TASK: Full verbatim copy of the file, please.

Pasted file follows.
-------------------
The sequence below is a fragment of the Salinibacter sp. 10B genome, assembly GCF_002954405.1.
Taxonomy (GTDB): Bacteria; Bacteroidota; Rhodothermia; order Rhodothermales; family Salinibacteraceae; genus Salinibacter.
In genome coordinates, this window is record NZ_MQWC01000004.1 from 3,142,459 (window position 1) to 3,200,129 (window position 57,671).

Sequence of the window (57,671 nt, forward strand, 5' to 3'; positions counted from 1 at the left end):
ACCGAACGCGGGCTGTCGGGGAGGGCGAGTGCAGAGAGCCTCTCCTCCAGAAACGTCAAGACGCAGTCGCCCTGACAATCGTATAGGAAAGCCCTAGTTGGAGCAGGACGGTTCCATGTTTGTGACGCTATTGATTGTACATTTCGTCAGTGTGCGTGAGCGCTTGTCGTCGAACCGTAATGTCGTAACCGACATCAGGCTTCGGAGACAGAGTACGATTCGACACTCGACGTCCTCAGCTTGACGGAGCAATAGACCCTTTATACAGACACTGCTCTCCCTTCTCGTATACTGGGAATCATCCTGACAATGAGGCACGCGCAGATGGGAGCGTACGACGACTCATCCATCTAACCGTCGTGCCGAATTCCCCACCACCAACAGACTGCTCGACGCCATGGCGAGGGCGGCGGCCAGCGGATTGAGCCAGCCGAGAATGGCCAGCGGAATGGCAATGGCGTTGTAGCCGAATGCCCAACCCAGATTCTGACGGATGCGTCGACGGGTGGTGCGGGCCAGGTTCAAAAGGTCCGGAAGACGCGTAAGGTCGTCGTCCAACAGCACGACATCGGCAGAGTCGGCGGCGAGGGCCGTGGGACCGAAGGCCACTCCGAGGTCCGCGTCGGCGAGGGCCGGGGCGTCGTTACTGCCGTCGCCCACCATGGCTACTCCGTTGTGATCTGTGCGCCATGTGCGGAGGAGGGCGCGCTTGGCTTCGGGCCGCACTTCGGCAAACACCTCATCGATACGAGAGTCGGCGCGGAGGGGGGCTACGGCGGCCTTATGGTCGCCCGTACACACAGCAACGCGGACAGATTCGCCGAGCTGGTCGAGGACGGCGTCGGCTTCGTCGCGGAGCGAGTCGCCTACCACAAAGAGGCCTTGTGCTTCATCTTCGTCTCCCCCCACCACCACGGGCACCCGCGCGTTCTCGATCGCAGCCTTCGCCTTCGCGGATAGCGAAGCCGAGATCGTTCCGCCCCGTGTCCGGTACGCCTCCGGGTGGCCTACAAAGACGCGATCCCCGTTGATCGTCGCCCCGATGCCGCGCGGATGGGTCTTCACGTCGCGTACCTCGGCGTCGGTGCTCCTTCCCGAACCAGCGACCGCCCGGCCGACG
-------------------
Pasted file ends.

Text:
The sequence below is a fragment of the Salinibacter sp. 10B genome, assembly GCF_002954405.1.
Taxonomy (GTDB): Bacteria; Bacteroidota; Rhodothermia; order Rhodothermales; family Salinibacteraceae; genus Salinibacter.
In genome coordinates, this window is record NZ_MQWC01000004.1 from 3,142,459 (window position 1) to 3,200,129 (window position 57,671).

Sequence of the window (57,671 nt, forward strand, 5' to 3'; positions counted from 1 at the left end):
ACCGAACGCGGGCTGTCGGGGAGGGCGAGTGCAGAGAGCCTCTCCTCCAGAAACGTCAAGACGCAGTCGCCCTGACAATCGTATAGGAAAGCCCTAGTTGGAGCAGGACGGTTCCATGTTTGTGACGCTATTGATTGTACATTTCGTCAGTGTGCGTGAGCGCTTGTCGTCGAACCGTAATGTCGTAACCGACATCAGGCTTCGGAGACAGAGTACGATTCGACACTCGACGTCCTCAGCTTGACGGAGCAATAGACCCTTTATACAGACACTGCTCTCCCTTCTCGTATACTGGGAATCATCCTGACAATGAGGCACGCGCAGATGGGAGCGTACGACGACTCATCCATCTAACCGTCGTGCCGAATTCCCCACCACCAACAGACTGCTCGACGCCATGGCGAGGGCGGCGGCCAGCGGATTGAGCCAGCCGAGAATGGCCAGCGGAATGGCAATGGCGTTGTAGCCGAATGCCCAACCCAGATTCTGACGGATGCGTCGACGGGTGGTGCGGGCCAGGTTCAAAAGGTCCGGAAGACGCGTAAGGTCGTCGTCCAACAGCACGACATCGGCAGAGTCGGCGGCGAGGGCCGTGGGACCGAAGGCCACTCCGAGGTCCGCGTCGGCGAGGGCCGGGGCGTCGTTACTGCCGTCGCCCACCATGGCTACTCCGTTGTGATCTGTGCGCCATGTGCGGAGGAGGGCGCGCTTGGCTTCGGGCCGCACTTCGGCAAACACCTCATCGATACGAGAGTCGGCGCGGAGGGGGGCTACGGCGGCCTTATGGTCGCCCGTACACACAGCAACGCGGACAGATTCGCCGAGCTGGTCGAGGACGGCGTCGGCTTCGTCGCGGAGCGAGTCGCCTACCACAAAGAGGCCTTGTGCTTCATCTTCGTCTCCCCCCACCACCACGGGCACCCGCGCGTTCTCGATCGCAGCCTTCGCCTTCGCGGATAGCGAAGCCGAGATCGTTCCGCCCCGTGTCCGGTACGCCTCCGGGTGGCCTACAAAGACGCGATCCCCGTTGATCGTCGCCCCGATGCCGCGCGGATGGGTCTTCACGTCGCGTACCTCGGCGTCGGTGCTCCTTCCCGAACCAGCGACCGCCCGGCCGACG